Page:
I haven’t read a Bond novel since I was a teen, and then it was only those written by his creator, Ian Fleming. Since Fleming’s death in 1964 many writers have written adventures for Bond. Jeffrey Deaver’s volume is much thicker than a Fleming book running to some 470 pages. Deaver’s bond is passionate about Bentleys (there are no Astons or Lotuses in this book) and he has a Racing Green Jaguar E-Type in his garage a legacy from his father. He doesn’t drive the Jaguar in this book, he drives a Bentley Continental GT about England with a careless disregard for the speed limits, in South Africa he even gets rather attached to a Subaru.
In the films Pierce Brosnan is my favourite Bond, but Deaver’s, I imagine more like Daniel Craig with his steely eyes. Deaver is clearly a fan of Bond, in an afterword, Deaver writes about this almost as though he is trying to justify his credentials. The book has the elements of a typical Bond story: fast cars, strangely named women (like Felicity Willing), guns, brands, wry humour, fancy gadgets, a villainous mastermind or two and some exotic locales.
The action moves from Serbia to England to Dubai to South Africa. The “Carte Blanche” of the title refers to James Bond’s permission to do what he wants to succeed in his mission. When in England this is more restricted and there is some joking that he only has a “Carte Grise” in UK.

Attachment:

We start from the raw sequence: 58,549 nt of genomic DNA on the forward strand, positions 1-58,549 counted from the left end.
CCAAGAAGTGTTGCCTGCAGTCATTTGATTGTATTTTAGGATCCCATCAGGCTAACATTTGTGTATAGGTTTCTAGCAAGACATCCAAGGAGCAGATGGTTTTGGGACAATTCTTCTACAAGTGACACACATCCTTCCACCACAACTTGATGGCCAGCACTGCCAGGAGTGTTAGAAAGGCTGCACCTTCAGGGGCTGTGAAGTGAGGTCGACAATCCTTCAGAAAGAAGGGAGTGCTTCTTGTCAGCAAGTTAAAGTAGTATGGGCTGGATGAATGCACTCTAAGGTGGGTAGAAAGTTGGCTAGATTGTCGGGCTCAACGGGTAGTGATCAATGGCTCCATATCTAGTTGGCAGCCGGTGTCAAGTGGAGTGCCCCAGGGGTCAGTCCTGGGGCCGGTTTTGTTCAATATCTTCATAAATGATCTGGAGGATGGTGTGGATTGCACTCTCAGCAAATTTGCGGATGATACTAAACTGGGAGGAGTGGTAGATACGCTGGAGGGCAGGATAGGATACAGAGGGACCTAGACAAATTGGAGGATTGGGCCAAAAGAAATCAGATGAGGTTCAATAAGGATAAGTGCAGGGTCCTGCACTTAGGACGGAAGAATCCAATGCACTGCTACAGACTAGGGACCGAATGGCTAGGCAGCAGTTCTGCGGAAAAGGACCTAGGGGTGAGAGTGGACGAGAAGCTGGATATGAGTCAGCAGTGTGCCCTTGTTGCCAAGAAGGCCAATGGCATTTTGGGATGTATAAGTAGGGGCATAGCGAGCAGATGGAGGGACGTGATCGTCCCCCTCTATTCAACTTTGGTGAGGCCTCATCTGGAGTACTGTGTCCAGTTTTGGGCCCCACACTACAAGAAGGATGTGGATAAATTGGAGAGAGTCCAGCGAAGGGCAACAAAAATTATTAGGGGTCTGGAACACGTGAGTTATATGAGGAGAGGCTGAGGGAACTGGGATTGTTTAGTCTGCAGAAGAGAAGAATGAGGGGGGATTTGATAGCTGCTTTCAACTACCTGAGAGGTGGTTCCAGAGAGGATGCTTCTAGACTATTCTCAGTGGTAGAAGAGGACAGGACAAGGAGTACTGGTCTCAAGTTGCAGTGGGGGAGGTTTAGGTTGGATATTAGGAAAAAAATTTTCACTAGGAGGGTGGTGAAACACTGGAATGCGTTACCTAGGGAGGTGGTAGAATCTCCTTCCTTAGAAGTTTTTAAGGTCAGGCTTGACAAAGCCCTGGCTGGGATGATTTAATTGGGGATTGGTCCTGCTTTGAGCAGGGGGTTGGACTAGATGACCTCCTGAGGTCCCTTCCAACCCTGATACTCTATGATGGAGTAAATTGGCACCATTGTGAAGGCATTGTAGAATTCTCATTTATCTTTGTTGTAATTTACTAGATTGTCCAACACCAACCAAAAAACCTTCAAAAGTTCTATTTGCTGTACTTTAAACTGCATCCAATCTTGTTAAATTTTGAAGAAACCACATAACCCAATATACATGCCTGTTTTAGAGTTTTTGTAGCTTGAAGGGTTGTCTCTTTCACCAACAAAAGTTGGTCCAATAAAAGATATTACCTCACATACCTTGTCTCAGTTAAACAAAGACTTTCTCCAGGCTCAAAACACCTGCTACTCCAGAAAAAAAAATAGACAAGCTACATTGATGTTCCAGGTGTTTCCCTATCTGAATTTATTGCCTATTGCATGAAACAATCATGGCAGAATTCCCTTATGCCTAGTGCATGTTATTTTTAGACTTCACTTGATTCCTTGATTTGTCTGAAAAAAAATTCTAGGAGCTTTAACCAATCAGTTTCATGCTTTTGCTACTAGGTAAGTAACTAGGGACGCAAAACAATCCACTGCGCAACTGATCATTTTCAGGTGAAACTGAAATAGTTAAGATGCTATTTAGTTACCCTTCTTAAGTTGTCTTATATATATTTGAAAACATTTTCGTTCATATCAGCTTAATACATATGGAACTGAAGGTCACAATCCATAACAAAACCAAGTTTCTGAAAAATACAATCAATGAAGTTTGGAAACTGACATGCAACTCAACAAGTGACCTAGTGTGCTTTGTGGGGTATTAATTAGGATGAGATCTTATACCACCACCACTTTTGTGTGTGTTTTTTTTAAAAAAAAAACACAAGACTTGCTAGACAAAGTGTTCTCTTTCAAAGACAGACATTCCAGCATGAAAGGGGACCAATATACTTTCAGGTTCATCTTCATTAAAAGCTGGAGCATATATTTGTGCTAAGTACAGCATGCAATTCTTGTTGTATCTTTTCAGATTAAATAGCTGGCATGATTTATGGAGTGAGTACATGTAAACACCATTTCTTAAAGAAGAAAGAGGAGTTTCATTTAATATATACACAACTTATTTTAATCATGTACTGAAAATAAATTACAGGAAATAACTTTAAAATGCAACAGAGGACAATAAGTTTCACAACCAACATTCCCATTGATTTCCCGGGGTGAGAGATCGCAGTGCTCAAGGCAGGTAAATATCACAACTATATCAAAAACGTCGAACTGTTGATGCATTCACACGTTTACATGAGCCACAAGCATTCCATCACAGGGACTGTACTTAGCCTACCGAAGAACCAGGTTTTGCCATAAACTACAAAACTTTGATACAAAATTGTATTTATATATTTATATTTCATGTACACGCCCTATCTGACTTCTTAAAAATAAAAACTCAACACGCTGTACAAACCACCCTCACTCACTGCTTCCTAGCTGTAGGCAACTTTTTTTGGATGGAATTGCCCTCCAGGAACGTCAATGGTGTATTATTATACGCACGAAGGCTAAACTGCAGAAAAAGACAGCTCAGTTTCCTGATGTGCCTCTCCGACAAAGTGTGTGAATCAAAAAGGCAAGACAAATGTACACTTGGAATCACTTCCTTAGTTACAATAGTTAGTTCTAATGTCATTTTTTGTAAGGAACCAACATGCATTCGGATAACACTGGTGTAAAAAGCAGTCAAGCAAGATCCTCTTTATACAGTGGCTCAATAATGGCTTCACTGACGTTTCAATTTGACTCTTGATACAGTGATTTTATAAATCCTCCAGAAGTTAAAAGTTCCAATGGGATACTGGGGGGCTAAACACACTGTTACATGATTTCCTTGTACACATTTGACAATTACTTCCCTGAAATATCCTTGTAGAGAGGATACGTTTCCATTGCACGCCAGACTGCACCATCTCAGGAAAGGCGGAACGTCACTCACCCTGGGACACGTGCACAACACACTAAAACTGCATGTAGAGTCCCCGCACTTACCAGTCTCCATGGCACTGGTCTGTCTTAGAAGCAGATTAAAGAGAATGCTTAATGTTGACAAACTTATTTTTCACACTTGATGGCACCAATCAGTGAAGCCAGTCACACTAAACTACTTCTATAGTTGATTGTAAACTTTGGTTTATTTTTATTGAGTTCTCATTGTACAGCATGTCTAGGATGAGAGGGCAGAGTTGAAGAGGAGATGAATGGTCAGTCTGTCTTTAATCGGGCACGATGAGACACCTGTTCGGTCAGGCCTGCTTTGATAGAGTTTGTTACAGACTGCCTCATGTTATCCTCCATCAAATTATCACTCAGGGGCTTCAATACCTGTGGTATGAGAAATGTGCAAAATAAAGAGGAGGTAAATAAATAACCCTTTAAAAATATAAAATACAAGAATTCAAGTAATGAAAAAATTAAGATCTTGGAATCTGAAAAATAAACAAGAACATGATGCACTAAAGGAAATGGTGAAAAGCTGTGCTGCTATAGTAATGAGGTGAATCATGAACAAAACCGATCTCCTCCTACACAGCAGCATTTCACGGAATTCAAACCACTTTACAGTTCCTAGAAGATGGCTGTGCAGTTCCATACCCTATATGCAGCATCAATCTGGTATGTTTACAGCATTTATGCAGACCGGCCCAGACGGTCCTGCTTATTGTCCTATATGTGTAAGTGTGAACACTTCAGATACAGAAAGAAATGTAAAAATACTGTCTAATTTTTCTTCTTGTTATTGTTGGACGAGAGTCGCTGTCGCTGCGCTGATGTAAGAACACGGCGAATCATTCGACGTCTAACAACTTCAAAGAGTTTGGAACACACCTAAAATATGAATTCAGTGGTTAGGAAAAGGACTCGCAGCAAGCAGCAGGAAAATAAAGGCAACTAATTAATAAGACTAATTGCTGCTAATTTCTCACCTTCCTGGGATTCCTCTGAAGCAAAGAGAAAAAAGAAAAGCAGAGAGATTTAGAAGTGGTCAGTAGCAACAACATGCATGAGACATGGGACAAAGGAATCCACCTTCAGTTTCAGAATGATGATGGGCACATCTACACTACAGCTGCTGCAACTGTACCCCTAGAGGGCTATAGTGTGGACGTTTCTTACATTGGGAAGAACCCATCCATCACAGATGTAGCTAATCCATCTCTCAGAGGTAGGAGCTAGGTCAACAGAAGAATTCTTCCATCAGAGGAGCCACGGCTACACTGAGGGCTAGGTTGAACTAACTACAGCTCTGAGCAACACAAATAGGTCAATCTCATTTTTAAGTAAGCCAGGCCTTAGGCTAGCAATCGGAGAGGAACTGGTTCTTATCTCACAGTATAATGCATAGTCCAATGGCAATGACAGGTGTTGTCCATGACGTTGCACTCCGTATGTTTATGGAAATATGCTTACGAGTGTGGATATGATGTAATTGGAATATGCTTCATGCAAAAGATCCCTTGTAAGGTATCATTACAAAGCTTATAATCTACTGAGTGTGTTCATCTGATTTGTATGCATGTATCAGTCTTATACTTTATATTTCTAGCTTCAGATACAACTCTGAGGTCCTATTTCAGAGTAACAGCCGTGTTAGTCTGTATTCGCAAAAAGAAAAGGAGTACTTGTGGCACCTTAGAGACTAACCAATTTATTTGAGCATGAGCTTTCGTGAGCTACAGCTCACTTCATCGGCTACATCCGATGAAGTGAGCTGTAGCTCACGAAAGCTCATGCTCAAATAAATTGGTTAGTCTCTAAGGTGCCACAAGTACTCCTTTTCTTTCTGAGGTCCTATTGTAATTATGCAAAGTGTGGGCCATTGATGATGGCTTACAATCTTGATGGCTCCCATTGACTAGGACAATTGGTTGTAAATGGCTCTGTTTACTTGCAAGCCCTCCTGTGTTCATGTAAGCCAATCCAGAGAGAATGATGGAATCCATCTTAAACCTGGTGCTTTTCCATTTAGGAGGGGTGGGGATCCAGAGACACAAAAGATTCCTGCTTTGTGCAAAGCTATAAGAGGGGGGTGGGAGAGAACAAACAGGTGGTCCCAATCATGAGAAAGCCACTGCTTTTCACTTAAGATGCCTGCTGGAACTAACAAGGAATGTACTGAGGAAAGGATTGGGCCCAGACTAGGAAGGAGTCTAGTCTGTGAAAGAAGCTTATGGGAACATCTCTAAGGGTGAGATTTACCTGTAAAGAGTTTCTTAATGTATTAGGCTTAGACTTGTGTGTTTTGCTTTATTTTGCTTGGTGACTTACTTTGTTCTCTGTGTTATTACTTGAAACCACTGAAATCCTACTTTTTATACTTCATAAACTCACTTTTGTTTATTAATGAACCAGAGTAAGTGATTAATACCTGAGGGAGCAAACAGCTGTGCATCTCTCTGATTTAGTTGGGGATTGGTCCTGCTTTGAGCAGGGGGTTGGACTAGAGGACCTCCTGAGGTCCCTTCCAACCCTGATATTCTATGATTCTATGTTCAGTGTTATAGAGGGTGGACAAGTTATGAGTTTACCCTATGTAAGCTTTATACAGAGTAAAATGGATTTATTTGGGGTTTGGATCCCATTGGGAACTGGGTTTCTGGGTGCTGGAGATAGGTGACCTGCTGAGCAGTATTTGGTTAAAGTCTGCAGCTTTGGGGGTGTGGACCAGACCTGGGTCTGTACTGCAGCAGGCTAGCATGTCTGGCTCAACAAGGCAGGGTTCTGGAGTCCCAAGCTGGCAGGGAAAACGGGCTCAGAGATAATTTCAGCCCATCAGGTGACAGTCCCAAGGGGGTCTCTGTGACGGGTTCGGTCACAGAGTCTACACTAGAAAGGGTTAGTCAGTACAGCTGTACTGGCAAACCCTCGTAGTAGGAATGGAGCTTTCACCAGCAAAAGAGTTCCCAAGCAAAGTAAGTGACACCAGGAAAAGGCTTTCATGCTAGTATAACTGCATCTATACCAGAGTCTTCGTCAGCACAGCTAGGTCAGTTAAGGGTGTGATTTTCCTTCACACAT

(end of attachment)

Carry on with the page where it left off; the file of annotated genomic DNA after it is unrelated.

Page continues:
M regarded him evenly. “I know you’re used to having carte blanche to handle the mission as you see fit, 007….But at home your authority is limited. Significantly.”
So, no longer carte blanche, Bond reflected angrily, more carte grise.
After a hundred pages on English soil, where he almost meets a grisly end from a bulldozer in Cambridgeshire, Bond is once more abroad and his carte blanche restored.
Carte Blanche is an update of Fleming’s Bond for the 21st Century. Now, Bond has apps on his phone to help him follow the baddie’s car, for instance, and Bond no longer chain smokes though he still drinks . The women are less eye candy (though still attractive) and more useful resourceful allies in catching the baddies, though some may be working on the other side. Like a good thriller there are twists and many brushes with death for our hero. I think the book could have been slimmed down, the back story of James’ parents and the Silver Cartridge, though interesting to the Bond geek weren’t necessary for this story, like the E-Type left in the garage.
My rating : 4 out of 5